‘Come Out and Play’ lacks the intimacy and implication of its predecessor
Come Out and Play
Directed by Makinov
Written by Makinov
Narciso Ibañez Serrador’s 1976 cult classic Who Can Kill a Child?, a film adapted from Juan Jose Plans’s novel, is arguably one of the best Spanish horror films ever made. Due to haphazard distribution and saddled with a number of other titles (including Island of the Damned and Death is Child’s Play), Serrador’s film barely surfaced. Despite the limited exposure, the film acquired a devoted following. Horror aficionados passed around bootleg VHS copies and occasionally the film would appear on late night television until it would receive an uncut release on DVD in 2007.
Come Out and Play is the English-language remake of that film, helmed by Makinov, the elusive director who refuses to disclose his true identity. He began his career as a focus puller in Russia, and later traveled to Mexico to direct documentary films on Huichol shamanism. After what he describes as a near-death experience, he took on a new identity, cloaking his face in a mask when working with his cast and crew. Makinov describes his decision as an effort to detach himself from the ego-driven motives of a film director when shooting his features.
Come Out and Play is a textbook example of a filmmaker remaking a beloved film while failing to bring anything new to the table. Apart from the absence of a prologue, something featured in the original and replacing Spain for Mexico, Come Out is a shot for shot remake of Who Can Kill.
Like the original, Come Out pits adults against children, working from the template established by George A. Romero’s Night of the Living Dead. A happy young couple, Beth (Vinessa Shaw) and Francis (Ebon Moss-Bachrach), expecting their third child, have traveled to Mexico for a getaway. They venture to a remote island to discover it’s inhabited only by children. As they are left to uncover the mystery of the missing adults, a day in paradise quickly turns into a struggle for survival as Francis must protect his very pregnant wife and get them both off the island. Like Who Can Kill, Come Out provides no real information that might help to understand or explain the events taking place.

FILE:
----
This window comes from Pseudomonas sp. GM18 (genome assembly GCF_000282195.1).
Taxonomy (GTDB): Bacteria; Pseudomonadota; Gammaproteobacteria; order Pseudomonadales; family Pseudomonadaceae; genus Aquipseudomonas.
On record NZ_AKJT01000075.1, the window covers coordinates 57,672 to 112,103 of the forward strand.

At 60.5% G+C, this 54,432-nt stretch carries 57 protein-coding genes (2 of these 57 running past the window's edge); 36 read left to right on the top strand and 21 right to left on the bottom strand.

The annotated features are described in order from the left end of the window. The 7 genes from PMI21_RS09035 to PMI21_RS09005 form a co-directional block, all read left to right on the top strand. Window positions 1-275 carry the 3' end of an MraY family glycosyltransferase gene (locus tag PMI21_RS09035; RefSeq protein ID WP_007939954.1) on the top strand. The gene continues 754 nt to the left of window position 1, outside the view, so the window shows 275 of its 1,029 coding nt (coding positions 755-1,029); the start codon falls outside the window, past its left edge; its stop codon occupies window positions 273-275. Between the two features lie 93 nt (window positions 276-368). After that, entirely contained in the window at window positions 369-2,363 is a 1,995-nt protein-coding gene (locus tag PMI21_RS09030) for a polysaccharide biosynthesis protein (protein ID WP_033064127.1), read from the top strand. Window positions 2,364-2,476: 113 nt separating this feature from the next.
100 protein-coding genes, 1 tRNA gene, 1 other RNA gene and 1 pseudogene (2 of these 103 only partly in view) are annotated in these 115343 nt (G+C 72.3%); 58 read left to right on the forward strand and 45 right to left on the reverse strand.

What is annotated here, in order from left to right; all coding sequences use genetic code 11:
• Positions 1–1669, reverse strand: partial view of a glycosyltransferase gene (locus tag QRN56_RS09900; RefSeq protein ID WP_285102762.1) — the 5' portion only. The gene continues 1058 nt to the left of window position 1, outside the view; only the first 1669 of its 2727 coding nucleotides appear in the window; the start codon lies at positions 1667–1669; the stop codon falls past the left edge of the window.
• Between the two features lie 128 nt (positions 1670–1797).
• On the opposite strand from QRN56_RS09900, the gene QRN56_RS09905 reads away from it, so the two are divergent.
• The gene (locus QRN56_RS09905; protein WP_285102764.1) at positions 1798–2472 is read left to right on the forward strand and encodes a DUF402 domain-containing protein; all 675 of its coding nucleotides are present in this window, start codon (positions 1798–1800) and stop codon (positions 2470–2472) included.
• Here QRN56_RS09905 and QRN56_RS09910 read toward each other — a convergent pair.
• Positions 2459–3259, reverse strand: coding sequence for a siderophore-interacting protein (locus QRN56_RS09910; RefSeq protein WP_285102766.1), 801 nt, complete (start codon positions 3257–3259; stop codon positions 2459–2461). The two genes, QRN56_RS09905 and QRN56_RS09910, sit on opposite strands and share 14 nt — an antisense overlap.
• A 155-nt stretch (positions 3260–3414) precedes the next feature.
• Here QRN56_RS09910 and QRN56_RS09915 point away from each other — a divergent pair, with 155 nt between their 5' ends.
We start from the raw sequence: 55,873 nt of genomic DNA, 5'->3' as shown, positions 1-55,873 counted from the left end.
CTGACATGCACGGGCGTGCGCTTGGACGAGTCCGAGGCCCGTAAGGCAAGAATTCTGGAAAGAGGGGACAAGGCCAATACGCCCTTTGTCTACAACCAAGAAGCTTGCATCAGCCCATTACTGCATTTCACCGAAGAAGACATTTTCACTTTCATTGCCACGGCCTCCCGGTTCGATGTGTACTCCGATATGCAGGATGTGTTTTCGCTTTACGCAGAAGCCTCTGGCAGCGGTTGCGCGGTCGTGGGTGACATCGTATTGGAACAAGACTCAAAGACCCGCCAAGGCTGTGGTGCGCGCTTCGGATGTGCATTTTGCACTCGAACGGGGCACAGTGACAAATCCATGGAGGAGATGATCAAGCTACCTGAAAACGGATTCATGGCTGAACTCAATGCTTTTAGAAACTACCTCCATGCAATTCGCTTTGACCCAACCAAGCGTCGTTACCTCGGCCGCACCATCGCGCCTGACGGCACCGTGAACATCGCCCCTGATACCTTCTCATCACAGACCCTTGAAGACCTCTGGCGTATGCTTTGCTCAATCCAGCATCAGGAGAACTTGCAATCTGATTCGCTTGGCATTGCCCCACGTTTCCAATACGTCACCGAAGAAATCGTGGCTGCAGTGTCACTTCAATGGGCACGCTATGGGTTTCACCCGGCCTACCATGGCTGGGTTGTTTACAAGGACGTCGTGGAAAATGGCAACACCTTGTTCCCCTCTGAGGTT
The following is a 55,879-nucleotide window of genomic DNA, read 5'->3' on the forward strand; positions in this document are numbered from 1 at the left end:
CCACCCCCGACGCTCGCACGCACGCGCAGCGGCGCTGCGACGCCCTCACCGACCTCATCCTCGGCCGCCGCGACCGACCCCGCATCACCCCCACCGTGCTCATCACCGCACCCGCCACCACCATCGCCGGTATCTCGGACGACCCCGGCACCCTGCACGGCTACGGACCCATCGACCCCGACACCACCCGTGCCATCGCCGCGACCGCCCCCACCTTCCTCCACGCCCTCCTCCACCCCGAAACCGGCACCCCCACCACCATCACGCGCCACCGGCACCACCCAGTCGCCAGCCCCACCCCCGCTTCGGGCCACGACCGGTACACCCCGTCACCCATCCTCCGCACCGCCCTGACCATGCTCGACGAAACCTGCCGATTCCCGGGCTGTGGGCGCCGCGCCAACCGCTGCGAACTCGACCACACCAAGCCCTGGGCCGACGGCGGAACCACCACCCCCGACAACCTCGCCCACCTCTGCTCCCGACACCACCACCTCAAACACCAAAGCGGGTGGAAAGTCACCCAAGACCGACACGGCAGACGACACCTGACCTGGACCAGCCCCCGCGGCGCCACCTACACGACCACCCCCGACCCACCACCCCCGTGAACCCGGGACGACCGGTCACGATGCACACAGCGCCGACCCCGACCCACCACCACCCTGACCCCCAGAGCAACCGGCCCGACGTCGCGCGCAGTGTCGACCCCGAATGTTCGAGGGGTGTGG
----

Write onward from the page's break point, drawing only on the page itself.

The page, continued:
Credible performances by Bachrach and Shaw allows us to tap into the desperation in their attempts to escape the island and at times Makinov generates a mounting tension that will have you gripping your seat. Makinov also easily identifies and appropriates everything that made the original film so visually memorable. The majority of it is shot in the bright sun-bleached Mexican island. The concept of daytime horror goes against all the normal rules of suspense filmmaking yet there’s something unsettling about horror taking place under the sun. The empty street shots and overhead views of the desert-like island, along with the hand-held documentary-like-style gives the pic a much needed urgency and the horror juxtaposes well against the beautiful locales and stunning cinematography. But why Come Out And Play pales in comparison to Who Can Kill, is simple: The latter was was released on heels of the Vietnam War and the Khmer Rouge massacre in East Timor in 1976. That film opens with a montage from those recent atrocities against children shown on newsreels. In this story, the children rebel and make war on all adults but Makinov’s feature doesn’t seem as interested in politics and lacks the intimacy and implication of its predecessor.
Come Out and Play isn’t a bad film by any means, and made with obvious admiration and respect for the source material, but perhaps to a fault. If you’re looking for an unapologetic downbeat surprisingly tense, slow-brewing bad-kids-horror film, you could do a lot worse. If anything credit Makinov with getting the ending right and perhaps shining a bigger spotlight on Serrador’s masterpiece for a new generations of horror fans to discover.